Rental Agreement

Business Law – BUS311

Contract Example

My eldest son moved into his first apartment about a year and a half ago and was named one of the main leases on the rental agreement. The rental agreement was for the term of one (1) year with a monthly rent amount of $1,200. The Internet and Cable were included in the rent but the utilities, Power and Gas, were to be paid by the renters. The apartment was a two (2) bedroom, one (1) bathroom apartment that was shared between two couples, of which my son and the other male roommate were named on the lease. Both females were not listed on the lease. A few months into the lease the other couple had a baby and contentions were high between the two couples. They moved out, removed the second name off the lease which left my son as the sole lease holder. My son and his girlfriend found another couple willing to move in. That was also short lived as well and this cycle happened a couple more times. About three or four months before the lease was up my son and his girlfriend moved in with her sister. My son kept is name on the lease and utilities. Needless to say, the rental agreement not fulfilled and my son was solely held liable.

5 essential elements of an enforceable contract

The Five elements of an enforceable contract are Offer, Acceptance, Consideration, Legality, and Capacity. Offer is an invitation for someone to enter into a contract. Acceptance is agreeing to the terms of the contract offer. Consideration is what will be exchanged in the contract, i.e. money, property, etc. Legality is “The extent to which the contract is legal and not against public policy.” (Rogers, 2012). Finally, Capacity is that all parties have the mental capacity to enter into a contract. Minors and anyone without the mental capacity to make adult decisions are not held liable for contracts they enter.


The offer pertaining to the rental agreement my son entered was when the apartment complex reviewed his application, approved it and offered him the apartment. Had he not met some of the requirements he would not have been offered the opportunity to sign a rental agreement.


When my son agreed to move forward with the rental agreement he accepted the offer of residing in the apartment. According to , “Acceptance of an offer is the expression of assent to its terms.” (, 1997-2016). At this point he would have verbally been told what the terms of the contract would be or have had the opportunity to review the contract, so he knew what he was getting into before he signed the rental agreement.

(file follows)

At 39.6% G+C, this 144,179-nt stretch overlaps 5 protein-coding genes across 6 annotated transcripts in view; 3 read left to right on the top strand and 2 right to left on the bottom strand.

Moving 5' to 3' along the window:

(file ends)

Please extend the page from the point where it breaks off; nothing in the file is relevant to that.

My son agreed to pay monthly rent of $1,200 for a two-bedroom, one-bathroom apartment. According to “Consideration must be of value (at least to the parties) and is exchanged for the performance or promise of performance by the other party (such performance itself is consideration.” (Hill, 2018). Consideration has been met in this agreement.


A rental agreement is a legally binding contract as long as it does not go against public policy. My son signed a legally binding contract and is bound to the terms regardless of who was living in the apartment. Technically there is a clause in the agreement about sub-leasing the apartment which is a breach of contract as well.


Although my son did not make the best decisions in regards to the contract, aka rental agreement, with the apartment complex he is still held liable because he was legally an adult. He had just turned 18 a month prior. Had he been a minor it’s possible he would have been able to disavow the contract but the apartment complex probably wouldn’t have rented to him because he was a minor.

Breach of contract

Since my son moved out prior to the end of his rental agreement, he breached the contract and is held liable to the terms. Based on a generic Utah Residential Lease Agreement the early termination fee is either the amount of three (3) months of rent or the actual costs the landlord incurred. Costs could include, property management fees, collections fees, re-renting costs, background checks, credit reports for potential tenants, etc.

In conclusion, all the essential elements of a contract were present in the rental agreement (contract) between my son and the apartment complex. My son faulted on his side of the agreement and should be held liable for breach of contract, including all agreed upon costs.


Hill, G & K (2018) – The People’s Law Dictionary. Published by Fine Communications. Retrieved from

Rogers, S. (2012). Essentials of Business Law [Electronic version]. Retrieved from (1997-2016). Acceptance. Retrieved from

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